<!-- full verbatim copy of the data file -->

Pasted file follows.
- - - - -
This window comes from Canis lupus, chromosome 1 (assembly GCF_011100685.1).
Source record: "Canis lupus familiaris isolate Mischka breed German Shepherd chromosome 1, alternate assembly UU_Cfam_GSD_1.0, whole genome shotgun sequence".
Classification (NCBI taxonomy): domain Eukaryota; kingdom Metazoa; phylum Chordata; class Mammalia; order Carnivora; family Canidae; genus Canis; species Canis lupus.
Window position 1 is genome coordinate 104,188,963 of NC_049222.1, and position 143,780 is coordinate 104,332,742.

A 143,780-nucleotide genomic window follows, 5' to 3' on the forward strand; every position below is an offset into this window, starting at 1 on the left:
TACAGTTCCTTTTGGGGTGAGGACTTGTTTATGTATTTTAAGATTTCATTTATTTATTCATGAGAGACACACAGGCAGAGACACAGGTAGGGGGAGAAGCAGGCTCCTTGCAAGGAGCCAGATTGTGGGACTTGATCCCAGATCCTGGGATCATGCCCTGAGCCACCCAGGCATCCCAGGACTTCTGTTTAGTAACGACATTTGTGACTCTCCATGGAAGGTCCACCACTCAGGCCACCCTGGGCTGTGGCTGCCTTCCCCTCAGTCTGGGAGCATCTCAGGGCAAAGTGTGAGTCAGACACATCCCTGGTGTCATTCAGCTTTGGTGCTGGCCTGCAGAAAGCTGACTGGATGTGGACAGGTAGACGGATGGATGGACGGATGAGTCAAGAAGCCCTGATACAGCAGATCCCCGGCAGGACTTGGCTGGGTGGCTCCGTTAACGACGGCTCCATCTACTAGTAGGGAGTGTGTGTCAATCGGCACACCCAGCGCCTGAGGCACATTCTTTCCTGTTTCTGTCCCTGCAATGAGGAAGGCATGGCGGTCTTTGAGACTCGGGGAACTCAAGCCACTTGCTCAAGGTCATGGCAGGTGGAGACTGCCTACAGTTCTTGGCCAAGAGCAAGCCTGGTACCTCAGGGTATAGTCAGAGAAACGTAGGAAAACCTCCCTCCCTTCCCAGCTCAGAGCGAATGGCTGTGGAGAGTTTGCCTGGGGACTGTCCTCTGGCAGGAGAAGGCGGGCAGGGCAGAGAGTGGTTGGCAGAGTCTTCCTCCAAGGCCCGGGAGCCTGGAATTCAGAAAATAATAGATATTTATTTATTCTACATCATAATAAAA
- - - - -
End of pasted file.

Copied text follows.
This window comes from Canis lupus, chromosome 1 (assembly GCF_011100685.1).
Source record: "Canis lupus familiaris isolate Mischka breed German Shepherd chromosome 1, alternate assembly UU_Cfam_GSD_1.0, whole genome shotgun sequence".
Classification (NCBI taxonomy): domain Eukaryota; kingdom Metazoa; phylum Chordata; class Mammalia; order Carnivora; family Canidae; genus Canis; species Canis lupus.
Window position 1 is genome coordinate 104,188,963 of NC_049222.1, and position 143,780 is coordinate 104,332,742.

A 143,780-nucleotide genomic window follows, 5' to 3' on the forward strand; every position below is an offset into this window, starting at 1 on the left:
TACAGTTCCTTTTGGGGTGAGGACTTGTTTATGTATTTTAAGATTTCATTTATTTATTCATGAGAGACACACAGGCAGAGACACAGGTAGGGGGAGAAGCAGGCTCCTTGCAAGGAGCCAGATTGTGGGACTTGATCCCAGATCCTGGGATCATGCCCTGAGCCACCCAGGCATCCCAGGACTTCTGTTTAGTAACGACATTTGTGACTCTCCATGGAAGGTCCACCACTCAGGCCACCCTGGGCTGTGGCTGCCTTCCCCTCAGTCTGGGAGCATCTCAGGGCAAAGTGTGAGTCAGACACATCCCTGGTGTCATTCAGCTTTGGTGCTGGCCTGCAGAAAGCTGACTGGATGTGGACAGGTAGACGGATGGATGGACGGATGAGTCAAGAAGCCCTGATACAGCAGATCCCCGGCAGGACTTGGCTGGGTGGCTCCGTTAACGACGGCTCCATCTACTAGTAGGGAGTGTGTGTCAATCGGCACACCCAGCGCCTGAGGCACATTCTTTCCTGTTTCTGTCCCTGCAATGAGGAAGGCATGGCGGTCTTTGAGACTCGGGGAACTCAAGCCACTTGCTCAAGGTCATGGCAGGTGGAGACTGCCTACAGTTCTTGGCCAAGAGCAAGCCTGGTACCTCAGGGTATAGTCAGAGAAACGTAGGAAAACCTCCCTCCCTTCCCAGCTCAGAGCGAATGGCTGTGGAGAGTTTGCCTGGGGACTGTCCTCTGGCAGGAGAAGGCGGGCAGGGCAGAGAGTGGTTGGCAGAGTCTTCCTCCAAGGCCCGGGAGCCTGGAATTCAGAAAATAATAGATATTTATTTATTCTACATCATAATAAAA